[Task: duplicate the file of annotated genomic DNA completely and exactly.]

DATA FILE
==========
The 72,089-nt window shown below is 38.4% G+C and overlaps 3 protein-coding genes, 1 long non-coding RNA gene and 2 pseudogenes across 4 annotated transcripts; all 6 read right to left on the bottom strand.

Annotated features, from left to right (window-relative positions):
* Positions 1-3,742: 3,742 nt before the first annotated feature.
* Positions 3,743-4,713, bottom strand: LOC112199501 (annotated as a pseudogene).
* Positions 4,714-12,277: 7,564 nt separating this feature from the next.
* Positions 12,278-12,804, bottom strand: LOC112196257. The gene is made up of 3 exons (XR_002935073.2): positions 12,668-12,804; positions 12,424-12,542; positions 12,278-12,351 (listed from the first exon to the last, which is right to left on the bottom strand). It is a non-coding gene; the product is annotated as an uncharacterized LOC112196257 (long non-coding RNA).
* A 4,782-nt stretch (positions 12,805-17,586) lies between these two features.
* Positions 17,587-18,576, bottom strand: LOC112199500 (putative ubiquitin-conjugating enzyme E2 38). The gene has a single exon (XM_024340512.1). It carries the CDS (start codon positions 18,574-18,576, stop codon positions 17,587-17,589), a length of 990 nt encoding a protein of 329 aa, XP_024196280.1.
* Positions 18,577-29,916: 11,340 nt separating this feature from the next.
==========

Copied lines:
The 72,089-nt window shown below is 38.4% G+C and overlaps 3 protein-coding genes, 1 long non-coding RNA gene and 2 pseudogenes across 4 annotated transcripts; all 6 read right to left on the bottom strand.

Annotated features, from left to right (window-relative positions):
* Positions 1-3,742: 3,742 nt before the first annotated feature.
* Positions 3,743-4,713, bottom strand: LOC112199501 (annotated as a pseudogene).
* Positions 4,714-12,277: 7,564 nt separating this feature from the next.
* Positions 12,278-12,804, bottom strand: LOC112196257. The gene is made up of 3 exons (XR_002935073.2): positions 12,668-12,804; positions 12,424-12,542; positions 12,278-12,351 (listed from the first exon to the last, which is right to left on the bottom strand). It is a non-coding gene; the product is annotated as an uncharacterized LOC112196257 (long non-coding RNA).
* A 4,782-nt stretch (positions 12,805-17,586) lies between these two features.
* Positions 17,587-18,576, bottom strand: LOC112199500 (putative ubiquitin-conjugating enzyme E2 38). The gene has a single exon (XM_024340512.1). It carries the CDS (start codon positions 18,574-18,576, stop codon positions 17,587-17,589), a length of 990 nt encoding a protein of 329 aa, XP_024196280.1.
* Positions 18,577-29,916: 11,340 nt separating this feature from the next.